We believe this horseman to be none other than Jesus. After His resurrection, Jesus appeared to His disciples and gave them what has come to be known as the Great Commission: "Go into all the world and preach the Good News to everyone, everywhere" (Mark 16:15 TLB). They and millions of Christians since have taken that Good News into all nations and led hundreds of millions, if not billions, to God. So through His followers, Jesus has fulfilled and continues to fulfill this part of the prophetic vision. "This gospel of the kingdom will be preached in all the world" (Matthew 24:14).
Then the second seal is broken. “And it was granted to the one who sat on it to take peace from the earth, and that people should kill one another; and there was given to him a great sword” (Revelation 6:4).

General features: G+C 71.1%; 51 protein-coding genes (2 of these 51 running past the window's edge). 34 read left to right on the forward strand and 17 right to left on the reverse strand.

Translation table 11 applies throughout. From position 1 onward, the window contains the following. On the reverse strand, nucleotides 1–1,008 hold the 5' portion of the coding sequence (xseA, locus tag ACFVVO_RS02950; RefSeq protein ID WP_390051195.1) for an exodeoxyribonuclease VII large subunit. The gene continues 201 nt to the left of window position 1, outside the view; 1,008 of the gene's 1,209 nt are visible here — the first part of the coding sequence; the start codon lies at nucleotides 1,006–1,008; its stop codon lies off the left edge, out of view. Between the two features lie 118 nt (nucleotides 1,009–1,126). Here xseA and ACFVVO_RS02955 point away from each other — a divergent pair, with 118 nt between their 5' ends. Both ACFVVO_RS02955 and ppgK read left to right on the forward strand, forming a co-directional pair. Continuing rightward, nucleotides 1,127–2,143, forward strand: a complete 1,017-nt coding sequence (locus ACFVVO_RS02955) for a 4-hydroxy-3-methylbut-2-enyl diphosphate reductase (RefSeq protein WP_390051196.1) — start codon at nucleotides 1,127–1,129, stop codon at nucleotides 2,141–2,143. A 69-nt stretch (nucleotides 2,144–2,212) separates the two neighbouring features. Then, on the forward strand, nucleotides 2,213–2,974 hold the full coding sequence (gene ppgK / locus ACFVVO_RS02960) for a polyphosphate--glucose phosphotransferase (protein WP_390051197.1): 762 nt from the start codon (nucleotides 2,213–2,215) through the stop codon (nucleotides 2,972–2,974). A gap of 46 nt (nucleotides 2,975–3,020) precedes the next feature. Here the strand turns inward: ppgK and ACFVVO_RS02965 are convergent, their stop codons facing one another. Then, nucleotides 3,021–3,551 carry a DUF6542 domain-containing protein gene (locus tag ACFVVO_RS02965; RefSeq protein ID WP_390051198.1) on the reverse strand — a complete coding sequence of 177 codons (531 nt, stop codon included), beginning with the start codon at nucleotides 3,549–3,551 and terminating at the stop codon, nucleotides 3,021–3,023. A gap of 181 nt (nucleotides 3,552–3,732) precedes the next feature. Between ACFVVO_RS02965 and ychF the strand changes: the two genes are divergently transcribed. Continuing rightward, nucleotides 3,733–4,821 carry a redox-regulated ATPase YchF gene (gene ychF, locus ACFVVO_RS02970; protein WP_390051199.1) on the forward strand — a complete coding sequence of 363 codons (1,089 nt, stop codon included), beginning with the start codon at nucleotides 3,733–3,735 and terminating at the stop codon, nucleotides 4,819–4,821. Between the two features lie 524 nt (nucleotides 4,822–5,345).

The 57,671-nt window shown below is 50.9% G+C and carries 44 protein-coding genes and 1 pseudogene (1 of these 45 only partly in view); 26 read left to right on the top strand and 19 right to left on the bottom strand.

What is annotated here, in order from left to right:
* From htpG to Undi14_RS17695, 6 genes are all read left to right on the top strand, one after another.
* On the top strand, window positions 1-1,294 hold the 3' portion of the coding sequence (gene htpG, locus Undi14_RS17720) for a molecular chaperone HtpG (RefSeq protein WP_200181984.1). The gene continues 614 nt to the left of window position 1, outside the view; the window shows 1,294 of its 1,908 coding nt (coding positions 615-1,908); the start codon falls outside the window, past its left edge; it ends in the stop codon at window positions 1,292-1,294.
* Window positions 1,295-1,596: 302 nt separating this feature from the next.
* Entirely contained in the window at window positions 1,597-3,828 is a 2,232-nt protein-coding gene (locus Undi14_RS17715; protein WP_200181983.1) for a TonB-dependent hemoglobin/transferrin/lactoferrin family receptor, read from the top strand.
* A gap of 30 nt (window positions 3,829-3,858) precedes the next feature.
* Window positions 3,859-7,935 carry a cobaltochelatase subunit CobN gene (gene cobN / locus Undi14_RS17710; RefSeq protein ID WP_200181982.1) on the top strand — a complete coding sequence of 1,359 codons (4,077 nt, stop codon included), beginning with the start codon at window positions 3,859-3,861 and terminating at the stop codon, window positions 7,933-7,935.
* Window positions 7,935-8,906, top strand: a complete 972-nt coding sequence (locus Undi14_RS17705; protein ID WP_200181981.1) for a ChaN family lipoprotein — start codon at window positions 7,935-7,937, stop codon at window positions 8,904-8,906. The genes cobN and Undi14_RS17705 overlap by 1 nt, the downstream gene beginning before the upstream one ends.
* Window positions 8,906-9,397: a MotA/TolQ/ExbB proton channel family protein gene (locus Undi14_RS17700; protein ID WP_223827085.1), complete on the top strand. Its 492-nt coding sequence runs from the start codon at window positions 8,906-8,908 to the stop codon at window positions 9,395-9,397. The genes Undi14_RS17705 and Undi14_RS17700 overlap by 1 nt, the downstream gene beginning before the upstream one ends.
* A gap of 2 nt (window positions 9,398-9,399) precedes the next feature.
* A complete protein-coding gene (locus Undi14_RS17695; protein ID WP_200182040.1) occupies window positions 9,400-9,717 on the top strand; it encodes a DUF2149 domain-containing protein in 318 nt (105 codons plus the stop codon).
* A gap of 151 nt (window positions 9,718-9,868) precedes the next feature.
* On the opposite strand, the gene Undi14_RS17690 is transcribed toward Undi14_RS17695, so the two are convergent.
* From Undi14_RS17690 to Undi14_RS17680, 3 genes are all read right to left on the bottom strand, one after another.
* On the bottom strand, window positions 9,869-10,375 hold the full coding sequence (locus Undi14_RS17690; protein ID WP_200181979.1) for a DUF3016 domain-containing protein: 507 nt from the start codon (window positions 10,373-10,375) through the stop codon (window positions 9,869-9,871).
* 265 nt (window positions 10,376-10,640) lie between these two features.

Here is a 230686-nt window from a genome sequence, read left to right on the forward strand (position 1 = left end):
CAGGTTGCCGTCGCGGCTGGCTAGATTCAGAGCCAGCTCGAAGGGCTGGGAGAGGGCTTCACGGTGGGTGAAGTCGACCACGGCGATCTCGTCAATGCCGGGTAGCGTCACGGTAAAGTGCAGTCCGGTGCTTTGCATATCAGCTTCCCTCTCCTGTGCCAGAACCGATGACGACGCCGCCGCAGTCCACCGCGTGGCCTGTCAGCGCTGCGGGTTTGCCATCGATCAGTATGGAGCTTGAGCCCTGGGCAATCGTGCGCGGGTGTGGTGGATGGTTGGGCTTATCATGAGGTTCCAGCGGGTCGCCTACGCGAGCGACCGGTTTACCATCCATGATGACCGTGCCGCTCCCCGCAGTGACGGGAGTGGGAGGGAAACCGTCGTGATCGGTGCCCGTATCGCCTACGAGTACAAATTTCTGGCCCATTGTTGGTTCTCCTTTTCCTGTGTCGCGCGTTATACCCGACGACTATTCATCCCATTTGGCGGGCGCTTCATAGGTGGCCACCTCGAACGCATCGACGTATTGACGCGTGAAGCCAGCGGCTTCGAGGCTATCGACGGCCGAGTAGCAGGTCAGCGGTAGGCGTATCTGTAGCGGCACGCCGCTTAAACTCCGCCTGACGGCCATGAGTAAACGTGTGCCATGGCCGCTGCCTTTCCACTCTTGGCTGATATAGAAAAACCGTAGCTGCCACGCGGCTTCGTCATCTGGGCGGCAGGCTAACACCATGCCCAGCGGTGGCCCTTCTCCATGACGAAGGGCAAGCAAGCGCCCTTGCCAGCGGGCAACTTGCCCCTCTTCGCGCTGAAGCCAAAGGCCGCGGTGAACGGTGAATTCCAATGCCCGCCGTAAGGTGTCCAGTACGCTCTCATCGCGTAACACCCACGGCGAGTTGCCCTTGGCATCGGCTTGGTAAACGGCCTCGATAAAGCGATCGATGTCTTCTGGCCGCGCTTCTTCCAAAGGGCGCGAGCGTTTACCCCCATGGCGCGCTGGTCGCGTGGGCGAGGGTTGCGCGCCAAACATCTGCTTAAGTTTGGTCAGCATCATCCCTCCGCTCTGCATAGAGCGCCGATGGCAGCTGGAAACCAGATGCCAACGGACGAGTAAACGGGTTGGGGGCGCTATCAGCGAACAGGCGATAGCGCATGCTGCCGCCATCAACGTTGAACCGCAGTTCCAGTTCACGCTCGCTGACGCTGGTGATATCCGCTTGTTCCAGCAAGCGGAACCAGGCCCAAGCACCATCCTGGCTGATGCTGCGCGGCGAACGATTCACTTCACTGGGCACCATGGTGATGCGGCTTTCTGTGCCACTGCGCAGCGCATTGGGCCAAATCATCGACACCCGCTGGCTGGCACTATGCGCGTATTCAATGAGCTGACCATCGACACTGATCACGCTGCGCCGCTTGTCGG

This red horse is clearly a war horse. The rider's great sword represents armaments, and the horse's red color is indicative of the blood shed through the centuries by the warmongers who have ridden it. In Matthew 24, Jesus tells His followers that these wars of man, as horrible and destructive as they are, do not signal the end of the world as we know it.
The third seal is broken. “I looked, and behold, a black horse, and he who sat on it had a pair of scales in his hand. And I heard a voice … saying, "A quart of wheat for a denarius, and three quarts of barley for a denarius; and do not harm the oil and the wine" (Revelation 6:5-6).
Traditionally scales have been associated with two things: justice and commerce. Here they represent the latter. A denarius was a silver coin of the ancient Roman Empire and typically a laborer's daily wage. However, historical records show that a denarius should have bought 15 to 20 times more wheat than the amount mentioned in the verse. Barley was regarded as an inferior grain and therefore considerably cheaper. That these staples were so expensive is indicative of scarcity—perhaps the famine of Matthew 24. Olive oil and wine were also common commodities in John's day, but why the voice said not to "harm" these is unclear.